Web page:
Making assumptions is not nice, so stop making assumptions about others on Twitter based on silly things like what they say and how they say it . . . except those two things DO actually count for quite a bit. If you are unsure as to WHY what and how you say something on Twitter is important, then you must have missed this post where we told you that you are what you tweet. If so, you might as well brush up on how to craft the perfect tweet while you’re at it.
But honestly, most of the assumptions folks make should really be reconsidered – starting with these ten Twitter assumptions that are usually false.
Ten Twitter Assumptions to Reconsider:
1.) An egg-faced account is a spammer. This isn’t necessarily true. Though an unfortunate oversight on the part of the person tweeting, eggs often indicate someone is merely new to the Twitterverse and likely in the early stages of “getting” Twitter. Say hello and give them a chance.
2.) Having more followers than someone means you’re “better at Twitter.” There are endless accounts with less than 5k followers that offer really niche and really valuable information. And a large follower count really just means that person is good at racking up the follows – another assumption, yes, but true.
3.) Having less followers than someone means you’re less influential on Twitter. Nope. Check your TweetReach, for example, against some of those folks you’re feeling insecure about and then give yourself a pat on the back. Or panic. (Whichever is appropriate.) Having the right followers matters, not necessarily the number of followers.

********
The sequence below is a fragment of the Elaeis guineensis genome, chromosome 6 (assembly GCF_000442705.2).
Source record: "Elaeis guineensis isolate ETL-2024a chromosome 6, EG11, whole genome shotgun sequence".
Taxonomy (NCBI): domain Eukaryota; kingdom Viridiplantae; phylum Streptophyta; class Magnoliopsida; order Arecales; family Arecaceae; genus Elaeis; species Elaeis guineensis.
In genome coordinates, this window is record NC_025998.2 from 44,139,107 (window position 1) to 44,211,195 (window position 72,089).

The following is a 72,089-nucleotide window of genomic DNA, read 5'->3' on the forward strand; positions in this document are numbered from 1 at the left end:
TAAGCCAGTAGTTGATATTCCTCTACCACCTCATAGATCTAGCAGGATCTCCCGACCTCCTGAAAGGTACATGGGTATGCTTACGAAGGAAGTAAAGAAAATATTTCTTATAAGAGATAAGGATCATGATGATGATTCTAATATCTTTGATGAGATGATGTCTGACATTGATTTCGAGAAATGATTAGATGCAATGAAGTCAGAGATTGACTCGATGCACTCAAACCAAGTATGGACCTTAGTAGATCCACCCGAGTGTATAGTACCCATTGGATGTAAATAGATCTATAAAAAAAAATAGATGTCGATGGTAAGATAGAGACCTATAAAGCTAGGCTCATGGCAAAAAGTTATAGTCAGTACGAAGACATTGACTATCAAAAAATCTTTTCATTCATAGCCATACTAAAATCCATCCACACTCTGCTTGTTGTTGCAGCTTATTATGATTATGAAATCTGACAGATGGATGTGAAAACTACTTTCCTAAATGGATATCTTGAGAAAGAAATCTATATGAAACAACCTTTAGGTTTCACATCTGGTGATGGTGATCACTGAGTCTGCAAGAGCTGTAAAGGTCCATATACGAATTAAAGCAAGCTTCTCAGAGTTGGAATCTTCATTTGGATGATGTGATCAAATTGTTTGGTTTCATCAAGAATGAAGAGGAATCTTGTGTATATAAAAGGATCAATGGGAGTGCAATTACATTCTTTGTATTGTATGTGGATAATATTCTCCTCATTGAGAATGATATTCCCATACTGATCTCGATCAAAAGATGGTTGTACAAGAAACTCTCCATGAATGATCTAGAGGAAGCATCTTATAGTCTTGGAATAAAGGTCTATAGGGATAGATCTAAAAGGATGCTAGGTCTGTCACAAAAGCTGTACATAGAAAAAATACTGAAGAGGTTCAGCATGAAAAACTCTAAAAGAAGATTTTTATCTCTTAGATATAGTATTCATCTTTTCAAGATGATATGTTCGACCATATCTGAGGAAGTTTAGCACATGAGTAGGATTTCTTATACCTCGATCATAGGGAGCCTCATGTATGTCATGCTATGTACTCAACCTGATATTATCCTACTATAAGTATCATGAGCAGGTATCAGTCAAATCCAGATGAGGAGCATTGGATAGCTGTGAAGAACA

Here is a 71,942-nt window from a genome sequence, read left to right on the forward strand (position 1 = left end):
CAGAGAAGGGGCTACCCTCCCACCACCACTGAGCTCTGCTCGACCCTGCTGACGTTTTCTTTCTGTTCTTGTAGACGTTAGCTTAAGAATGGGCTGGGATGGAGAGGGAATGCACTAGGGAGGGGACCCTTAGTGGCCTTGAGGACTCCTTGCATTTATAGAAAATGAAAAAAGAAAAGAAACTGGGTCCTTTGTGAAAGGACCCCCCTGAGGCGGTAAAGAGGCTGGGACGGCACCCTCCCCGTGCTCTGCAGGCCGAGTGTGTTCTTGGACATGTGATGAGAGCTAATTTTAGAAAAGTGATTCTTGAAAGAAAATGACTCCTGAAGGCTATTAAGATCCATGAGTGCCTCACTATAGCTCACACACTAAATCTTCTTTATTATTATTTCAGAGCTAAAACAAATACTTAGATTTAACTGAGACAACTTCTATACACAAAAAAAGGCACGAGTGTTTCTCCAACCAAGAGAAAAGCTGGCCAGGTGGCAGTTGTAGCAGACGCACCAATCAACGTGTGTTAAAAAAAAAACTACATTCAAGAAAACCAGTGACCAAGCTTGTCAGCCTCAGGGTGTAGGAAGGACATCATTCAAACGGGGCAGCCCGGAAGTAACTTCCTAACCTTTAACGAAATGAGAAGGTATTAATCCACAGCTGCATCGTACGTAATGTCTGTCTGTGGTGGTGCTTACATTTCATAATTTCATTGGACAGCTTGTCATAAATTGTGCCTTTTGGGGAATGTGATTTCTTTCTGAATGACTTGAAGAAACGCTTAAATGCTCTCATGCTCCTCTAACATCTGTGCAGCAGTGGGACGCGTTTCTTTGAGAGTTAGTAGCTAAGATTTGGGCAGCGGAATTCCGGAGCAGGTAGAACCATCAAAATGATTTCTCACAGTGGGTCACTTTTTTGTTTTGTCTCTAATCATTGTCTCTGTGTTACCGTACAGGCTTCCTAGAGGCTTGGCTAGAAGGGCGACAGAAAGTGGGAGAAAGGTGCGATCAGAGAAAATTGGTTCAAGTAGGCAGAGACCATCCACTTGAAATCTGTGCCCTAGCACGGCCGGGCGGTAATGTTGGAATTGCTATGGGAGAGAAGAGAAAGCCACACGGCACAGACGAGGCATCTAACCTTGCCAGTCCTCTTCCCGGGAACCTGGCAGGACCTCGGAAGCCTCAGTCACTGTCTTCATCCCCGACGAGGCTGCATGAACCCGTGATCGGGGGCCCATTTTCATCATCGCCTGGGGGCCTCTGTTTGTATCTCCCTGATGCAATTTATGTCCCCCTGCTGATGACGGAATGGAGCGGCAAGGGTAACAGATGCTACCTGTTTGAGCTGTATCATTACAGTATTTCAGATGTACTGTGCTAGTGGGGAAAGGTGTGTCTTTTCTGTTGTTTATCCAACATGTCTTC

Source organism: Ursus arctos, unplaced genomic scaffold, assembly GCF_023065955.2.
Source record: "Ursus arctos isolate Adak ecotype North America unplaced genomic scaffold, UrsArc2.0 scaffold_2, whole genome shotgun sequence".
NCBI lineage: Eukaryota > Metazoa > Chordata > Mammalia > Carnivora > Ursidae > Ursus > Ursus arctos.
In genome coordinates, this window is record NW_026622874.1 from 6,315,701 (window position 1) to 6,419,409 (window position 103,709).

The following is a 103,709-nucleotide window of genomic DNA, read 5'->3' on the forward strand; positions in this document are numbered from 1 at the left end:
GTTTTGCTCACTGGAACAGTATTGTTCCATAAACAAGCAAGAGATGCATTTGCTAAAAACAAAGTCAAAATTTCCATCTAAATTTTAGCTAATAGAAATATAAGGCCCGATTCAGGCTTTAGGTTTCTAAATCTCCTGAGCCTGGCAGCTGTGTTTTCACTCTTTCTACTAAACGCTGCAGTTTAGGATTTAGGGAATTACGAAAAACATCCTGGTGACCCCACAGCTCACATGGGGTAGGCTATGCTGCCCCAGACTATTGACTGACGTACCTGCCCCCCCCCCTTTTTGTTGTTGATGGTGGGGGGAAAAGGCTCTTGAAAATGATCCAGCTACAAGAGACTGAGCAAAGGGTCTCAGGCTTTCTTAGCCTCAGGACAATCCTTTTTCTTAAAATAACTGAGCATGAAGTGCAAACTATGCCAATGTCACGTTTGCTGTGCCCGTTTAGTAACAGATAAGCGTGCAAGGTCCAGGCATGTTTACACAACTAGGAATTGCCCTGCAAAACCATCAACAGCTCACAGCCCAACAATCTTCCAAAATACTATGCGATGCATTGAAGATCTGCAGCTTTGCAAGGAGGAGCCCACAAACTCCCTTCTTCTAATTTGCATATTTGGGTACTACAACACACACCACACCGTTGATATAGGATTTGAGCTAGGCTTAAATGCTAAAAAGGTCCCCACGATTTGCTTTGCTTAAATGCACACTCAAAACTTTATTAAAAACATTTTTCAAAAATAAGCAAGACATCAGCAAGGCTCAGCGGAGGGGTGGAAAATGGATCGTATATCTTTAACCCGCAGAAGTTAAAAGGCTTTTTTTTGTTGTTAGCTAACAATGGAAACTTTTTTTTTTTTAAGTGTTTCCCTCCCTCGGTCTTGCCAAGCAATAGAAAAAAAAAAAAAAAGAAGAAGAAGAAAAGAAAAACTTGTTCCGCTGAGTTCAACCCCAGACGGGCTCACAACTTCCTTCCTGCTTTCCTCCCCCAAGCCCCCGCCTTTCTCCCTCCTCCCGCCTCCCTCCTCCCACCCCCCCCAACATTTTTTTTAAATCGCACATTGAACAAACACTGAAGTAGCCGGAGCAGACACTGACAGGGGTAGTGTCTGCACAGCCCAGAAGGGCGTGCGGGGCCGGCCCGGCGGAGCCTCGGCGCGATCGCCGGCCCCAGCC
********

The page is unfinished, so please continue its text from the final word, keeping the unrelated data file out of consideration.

4.) You’re entitled to a follow back. Sorry, but no. While there are folks who will automatically follow you back, there are just as many who won’t. Don’t take it personally – take it for what it is: A sign of discriminating tastes. And then work to become worthy of this Twitterati’s follow by offering great content they would be foolish to ignore.
5.) If someone doesn’t reply to your @mention, they’re rude. The reality? They’re probably just busy. Or maybe you said something that doesn’t really require a response. Welcoming new followers would be an example of that. While it would be nice to reply “thanks” to every new follower welcome, it would also clog up the public stream if everyone did it. The same goes for other mildly spammy, random shoutouts. And if you @mention someone with a disparaging tweet, smart Twitterers will probably ignore you, as they know that Twitter fights never end well.
6.) Retweeting every time someone @mentions you is a good idea. Nope, it’s just annoying and makes you appear desperate for attention. Before you hit that retweet icon, ask yourself if there value in retweeting it. Did the Dalai Lama respond to you with something profound? Then, by all means – retweet it! Short of that though, rethink “resharing.”
7.) Publicly correcting someone on Twitter is not only your right, but your duty. See #5. It just makes you look like a jerk. Send a direct message instead please.
8.) Asking for a RT is okay. It’s not. Your tweet should be retweetable on its own. If you need to ask, you’re doing it wrong. Check out this post on how to craft retweetable tweets.
9.) Retweets imply endorsement. If you tweet it, be prepared to be called out for it. It may not seem fair to you, but it is what it is. Your Twitter stream, your responsibility.
10.) Retweets do not imply endorsement. Or doooo they? This one is debatable, obviously, but it’s still a valid addition to this list. Don’t assume that retweets imply endorsement please and we’ll all be better off. The responsbility goes both ways. If you naively believe everything you read, is that really the tweeter’s fault?
Do you have any assumptions to add to this list?
(Disappointed woman photo from Shutterstock)
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